Conclusions-

E-cadherin expression can be used as diagnostic modality for the sub-typing breast cancers as Infiltrating duct or lobular carcinomas, if morphology is not clear, with a definite prognostic significance.

Keywords

Breast
Cancer
E-cadherin
Immunoexpression
lymphnode
Metastasis
Prognosis

Introduction

The process of cancer invasion and metastasis consists of a complex series of sequential steps, involving specific tumor cells and host properties.1 Detachment of tumor cells from the primary lesion is assumed to be the initial and important step in the metastatic process.2

Vijaya et al described that tumor cells are more easily separated from a solid tumor mass than their counterpart normal cells from surrounding tissue.[2] Their detachment is regulated by the property of tumor cell "adhesiveness." However, the molecular basis of the mutual adhesiveness of cancer cells has not been clarified in vivo, and it is difficult to estimate the actual strength of intercellular connection from the expression of a single adhesive molecule.2

Recently the existence of abnormal E-cadherin expression in human cancerous tissues was demonstrated and a significant relationship was found between E-cadherin expression and histological grade or invasiveness in gastric cancer.3 Proper histopathologic categorization of breast carcinomas has prognostic implications.4 The majority of invasive lobular carcinomas (ILC) have shown a complete loss of E-cadherin expression. The loss of E-cadherin is from the outset, i.e., in the pre-invasive stage of lobular carcinoma in situ (LCIS). E-cadherin loss explains the histopathologic appearance of LCIS including a diffuse growth pattern of this non-gland-forming tumor with discohesive tumor cells.5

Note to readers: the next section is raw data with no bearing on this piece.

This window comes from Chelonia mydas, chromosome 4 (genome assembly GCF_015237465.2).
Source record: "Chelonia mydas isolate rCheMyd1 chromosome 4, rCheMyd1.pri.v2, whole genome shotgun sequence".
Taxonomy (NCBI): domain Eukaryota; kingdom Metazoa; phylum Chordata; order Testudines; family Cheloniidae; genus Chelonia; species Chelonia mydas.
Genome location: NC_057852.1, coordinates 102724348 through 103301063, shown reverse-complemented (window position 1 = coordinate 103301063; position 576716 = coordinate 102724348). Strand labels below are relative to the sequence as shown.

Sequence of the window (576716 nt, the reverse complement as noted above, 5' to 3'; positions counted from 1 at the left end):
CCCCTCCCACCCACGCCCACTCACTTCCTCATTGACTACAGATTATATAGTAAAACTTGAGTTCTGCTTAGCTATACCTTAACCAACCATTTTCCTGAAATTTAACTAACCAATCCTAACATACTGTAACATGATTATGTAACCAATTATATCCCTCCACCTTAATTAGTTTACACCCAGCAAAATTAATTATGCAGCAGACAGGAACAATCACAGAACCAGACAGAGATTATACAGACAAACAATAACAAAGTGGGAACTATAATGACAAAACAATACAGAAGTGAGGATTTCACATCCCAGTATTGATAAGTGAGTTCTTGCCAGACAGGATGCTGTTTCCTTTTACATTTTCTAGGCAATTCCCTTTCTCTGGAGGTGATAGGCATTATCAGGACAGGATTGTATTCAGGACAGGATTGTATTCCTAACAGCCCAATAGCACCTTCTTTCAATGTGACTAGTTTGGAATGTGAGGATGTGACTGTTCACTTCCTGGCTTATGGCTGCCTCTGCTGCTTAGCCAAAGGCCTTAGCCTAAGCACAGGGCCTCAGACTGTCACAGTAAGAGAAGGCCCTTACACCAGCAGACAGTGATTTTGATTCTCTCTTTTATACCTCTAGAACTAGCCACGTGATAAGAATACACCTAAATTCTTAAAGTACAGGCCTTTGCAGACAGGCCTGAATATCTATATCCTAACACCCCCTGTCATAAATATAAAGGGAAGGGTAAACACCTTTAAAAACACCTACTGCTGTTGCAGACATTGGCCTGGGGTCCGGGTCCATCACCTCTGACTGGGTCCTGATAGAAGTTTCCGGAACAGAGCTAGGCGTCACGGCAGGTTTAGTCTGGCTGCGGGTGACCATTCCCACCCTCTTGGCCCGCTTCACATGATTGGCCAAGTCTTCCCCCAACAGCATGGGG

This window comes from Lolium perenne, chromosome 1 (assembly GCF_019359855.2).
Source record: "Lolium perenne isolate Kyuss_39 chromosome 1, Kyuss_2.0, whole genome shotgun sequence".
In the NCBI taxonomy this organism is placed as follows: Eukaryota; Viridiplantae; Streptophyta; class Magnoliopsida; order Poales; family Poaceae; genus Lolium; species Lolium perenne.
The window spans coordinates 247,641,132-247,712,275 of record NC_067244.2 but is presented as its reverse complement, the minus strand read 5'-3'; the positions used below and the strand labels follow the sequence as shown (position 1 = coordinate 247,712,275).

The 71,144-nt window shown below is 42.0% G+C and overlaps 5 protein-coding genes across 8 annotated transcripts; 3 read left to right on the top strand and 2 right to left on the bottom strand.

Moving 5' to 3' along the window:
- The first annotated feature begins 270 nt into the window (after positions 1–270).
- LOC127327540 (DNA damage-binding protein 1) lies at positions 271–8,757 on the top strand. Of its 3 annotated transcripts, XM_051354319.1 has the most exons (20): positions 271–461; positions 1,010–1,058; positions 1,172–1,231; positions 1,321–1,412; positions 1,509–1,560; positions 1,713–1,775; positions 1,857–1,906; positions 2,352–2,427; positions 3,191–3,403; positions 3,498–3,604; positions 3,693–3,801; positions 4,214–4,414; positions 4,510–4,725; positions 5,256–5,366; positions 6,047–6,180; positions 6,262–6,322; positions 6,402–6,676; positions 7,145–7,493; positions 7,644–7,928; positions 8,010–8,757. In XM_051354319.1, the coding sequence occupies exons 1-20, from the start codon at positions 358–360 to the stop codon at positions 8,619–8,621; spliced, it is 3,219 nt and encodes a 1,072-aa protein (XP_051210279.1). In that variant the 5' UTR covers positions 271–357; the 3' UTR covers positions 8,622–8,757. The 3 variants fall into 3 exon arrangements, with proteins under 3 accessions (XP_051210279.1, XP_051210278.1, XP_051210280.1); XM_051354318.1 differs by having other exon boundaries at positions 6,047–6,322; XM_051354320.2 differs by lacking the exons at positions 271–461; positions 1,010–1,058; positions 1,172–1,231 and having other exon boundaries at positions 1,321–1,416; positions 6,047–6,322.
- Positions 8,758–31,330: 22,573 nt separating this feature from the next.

Keeping in mind the prognostic factors in breast cancer, this study was carried out to diagnose and grade cases of breast cancer and to evaluate their relationship to E- cadherin expression.

Material & Methods